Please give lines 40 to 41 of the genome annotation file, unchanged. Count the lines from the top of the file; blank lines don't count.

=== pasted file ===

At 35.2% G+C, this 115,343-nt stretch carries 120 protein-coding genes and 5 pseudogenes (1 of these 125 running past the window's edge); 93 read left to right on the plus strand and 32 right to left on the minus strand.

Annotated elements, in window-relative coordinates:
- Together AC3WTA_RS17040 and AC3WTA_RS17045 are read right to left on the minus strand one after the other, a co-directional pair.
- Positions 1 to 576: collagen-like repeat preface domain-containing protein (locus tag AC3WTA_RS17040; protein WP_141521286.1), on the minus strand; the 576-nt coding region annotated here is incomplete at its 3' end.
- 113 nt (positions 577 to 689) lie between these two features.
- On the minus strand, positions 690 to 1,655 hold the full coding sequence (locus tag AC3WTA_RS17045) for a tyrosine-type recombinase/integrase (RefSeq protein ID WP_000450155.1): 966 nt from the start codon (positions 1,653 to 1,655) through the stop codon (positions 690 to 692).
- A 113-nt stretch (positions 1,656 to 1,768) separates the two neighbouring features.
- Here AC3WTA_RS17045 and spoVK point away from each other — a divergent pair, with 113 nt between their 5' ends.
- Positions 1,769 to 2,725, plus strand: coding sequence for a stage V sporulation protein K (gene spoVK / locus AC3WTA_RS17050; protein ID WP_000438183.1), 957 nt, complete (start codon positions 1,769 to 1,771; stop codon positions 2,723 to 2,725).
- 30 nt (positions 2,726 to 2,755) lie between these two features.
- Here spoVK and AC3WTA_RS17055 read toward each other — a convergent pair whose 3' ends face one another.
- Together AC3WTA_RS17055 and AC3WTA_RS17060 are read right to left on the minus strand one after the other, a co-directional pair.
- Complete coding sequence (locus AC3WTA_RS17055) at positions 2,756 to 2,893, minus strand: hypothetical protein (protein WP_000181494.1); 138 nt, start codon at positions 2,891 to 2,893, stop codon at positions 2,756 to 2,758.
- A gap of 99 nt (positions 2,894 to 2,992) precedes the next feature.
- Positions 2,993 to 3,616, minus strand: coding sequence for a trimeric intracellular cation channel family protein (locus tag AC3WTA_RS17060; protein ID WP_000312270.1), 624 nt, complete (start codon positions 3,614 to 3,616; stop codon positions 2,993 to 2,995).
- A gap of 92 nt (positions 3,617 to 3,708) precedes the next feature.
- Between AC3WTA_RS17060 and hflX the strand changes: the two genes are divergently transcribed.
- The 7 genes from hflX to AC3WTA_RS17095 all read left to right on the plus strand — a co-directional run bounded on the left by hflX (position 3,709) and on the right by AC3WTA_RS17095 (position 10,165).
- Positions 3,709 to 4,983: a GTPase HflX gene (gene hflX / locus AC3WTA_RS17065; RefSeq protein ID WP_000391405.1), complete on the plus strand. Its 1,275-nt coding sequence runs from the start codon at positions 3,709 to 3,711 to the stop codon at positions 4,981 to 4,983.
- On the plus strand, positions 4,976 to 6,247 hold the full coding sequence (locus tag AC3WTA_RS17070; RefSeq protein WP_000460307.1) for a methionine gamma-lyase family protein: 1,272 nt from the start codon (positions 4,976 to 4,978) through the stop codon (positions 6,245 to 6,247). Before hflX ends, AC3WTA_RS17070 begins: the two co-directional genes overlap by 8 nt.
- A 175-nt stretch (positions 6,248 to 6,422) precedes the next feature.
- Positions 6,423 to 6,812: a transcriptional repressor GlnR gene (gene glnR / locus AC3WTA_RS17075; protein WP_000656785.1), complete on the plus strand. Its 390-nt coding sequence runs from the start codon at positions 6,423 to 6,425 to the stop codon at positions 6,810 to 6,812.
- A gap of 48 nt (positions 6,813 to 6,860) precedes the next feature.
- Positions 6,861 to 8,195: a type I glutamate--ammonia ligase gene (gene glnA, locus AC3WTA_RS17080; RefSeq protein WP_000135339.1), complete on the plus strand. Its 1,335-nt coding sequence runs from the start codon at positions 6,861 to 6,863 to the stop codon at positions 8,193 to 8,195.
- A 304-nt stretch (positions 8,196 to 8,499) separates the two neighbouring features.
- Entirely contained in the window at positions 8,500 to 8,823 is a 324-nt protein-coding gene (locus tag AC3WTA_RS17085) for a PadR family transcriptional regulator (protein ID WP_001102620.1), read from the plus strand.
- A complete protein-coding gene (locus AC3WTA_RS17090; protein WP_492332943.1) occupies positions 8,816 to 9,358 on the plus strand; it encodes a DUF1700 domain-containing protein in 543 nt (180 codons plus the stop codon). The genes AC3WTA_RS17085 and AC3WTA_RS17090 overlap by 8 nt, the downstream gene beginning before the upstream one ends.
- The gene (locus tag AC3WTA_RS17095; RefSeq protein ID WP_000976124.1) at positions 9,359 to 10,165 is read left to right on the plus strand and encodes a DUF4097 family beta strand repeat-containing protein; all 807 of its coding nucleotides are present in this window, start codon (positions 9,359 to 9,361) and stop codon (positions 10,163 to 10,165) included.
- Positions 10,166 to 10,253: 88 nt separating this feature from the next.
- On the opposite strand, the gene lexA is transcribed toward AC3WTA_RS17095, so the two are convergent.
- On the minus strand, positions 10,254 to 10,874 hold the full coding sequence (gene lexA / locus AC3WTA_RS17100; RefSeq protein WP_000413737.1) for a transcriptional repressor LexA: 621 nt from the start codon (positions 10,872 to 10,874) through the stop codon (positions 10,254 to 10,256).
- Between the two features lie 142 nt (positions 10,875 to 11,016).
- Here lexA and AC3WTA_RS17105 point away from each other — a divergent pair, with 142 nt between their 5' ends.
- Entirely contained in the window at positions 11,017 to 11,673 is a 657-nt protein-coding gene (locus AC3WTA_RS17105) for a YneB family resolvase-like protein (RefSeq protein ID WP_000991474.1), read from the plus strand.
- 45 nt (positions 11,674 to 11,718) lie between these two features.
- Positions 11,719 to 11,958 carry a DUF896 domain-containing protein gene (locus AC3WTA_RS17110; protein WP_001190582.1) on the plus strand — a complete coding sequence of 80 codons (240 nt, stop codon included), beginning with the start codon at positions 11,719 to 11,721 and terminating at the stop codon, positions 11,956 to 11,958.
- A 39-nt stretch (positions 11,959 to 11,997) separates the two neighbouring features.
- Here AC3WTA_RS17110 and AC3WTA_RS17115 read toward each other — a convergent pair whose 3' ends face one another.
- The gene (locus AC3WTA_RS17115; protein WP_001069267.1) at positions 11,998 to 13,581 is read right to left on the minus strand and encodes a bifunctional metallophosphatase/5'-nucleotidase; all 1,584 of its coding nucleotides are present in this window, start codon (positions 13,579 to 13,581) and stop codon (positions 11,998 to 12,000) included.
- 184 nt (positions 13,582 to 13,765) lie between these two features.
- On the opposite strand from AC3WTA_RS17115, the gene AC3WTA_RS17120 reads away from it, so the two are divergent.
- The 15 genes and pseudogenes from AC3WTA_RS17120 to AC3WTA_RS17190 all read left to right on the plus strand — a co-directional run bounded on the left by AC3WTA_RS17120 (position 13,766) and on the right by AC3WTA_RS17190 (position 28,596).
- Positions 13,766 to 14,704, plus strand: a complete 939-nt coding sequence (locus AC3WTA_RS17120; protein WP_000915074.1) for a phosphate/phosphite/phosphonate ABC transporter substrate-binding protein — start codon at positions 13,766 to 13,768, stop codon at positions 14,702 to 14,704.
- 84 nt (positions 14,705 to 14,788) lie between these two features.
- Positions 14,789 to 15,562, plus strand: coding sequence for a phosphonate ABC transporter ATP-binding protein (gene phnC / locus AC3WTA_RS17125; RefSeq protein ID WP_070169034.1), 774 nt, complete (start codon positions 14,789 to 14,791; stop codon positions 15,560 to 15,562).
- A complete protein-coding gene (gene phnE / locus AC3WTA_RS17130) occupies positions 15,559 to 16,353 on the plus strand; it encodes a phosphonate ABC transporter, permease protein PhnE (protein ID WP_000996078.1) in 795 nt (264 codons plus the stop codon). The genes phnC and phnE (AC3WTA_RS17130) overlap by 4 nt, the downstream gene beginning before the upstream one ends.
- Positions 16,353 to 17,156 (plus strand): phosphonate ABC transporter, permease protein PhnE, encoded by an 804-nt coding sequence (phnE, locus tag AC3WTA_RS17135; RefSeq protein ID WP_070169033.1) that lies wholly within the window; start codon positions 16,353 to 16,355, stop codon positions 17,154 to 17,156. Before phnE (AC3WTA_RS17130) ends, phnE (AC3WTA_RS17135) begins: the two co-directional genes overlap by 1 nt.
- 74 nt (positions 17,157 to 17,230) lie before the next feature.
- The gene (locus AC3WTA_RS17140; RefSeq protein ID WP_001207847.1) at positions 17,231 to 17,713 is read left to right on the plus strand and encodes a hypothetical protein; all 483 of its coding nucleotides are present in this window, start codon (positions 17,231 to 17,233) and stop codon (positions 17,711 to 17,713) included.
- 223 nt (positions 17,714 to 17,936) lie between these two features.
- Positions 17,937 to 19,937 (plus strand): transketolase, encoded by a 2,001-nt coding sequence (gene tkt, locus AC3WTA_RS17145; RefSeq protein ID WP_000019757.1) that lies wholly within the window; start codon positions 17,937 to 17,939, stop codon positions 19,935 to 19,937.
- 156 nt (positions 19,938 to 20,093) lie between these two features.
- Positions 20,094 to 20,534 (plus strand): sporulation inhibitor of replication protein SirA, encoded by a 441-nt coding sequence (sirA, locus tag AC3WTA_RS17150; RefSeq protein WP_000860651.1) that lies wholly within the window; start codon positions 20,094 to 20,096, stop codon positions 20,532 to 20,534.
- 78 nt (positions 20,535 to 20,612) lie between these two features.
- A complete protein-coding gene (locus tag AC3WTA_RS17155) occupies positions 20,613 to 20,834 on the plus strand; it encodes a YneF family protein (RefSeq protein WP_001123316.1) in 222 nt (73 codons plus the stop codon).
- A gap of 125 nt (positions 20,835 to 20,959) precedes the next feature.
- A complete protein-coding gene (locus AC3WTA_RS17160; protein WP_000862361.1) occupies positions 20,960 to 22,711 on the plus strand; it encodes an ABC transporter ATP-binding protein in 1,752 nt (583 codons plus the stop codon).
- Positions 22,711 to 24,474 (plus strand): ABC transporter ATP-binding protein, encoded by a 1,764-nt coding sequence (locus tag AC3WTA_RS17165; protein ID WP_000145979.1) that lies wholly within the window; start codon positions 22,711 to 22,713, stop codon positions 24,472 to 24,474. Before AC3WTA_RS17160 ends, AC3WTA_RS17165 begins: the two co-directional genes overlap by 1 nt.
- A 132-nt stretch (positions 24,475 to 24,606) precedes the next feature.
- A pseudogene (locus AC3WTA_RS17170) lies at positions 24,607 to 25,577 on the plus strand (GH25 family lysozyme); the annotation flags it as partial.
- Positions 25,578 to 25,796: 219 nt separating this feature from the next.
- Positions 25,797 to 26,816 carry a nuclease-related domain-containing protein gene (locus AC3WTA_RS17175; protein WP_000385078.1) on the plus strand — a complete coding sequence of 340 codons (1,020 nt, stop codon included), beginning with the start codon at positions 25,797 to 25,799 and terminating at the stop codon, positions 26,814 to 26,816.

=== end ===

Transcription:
- 184 nt (positions 13,582 to 13,765) lie between these two features.
- On the opposite strand from AC3WTA_RS17115, the gene AC3WTA_RS17120 reads away from it, so the two are divergent.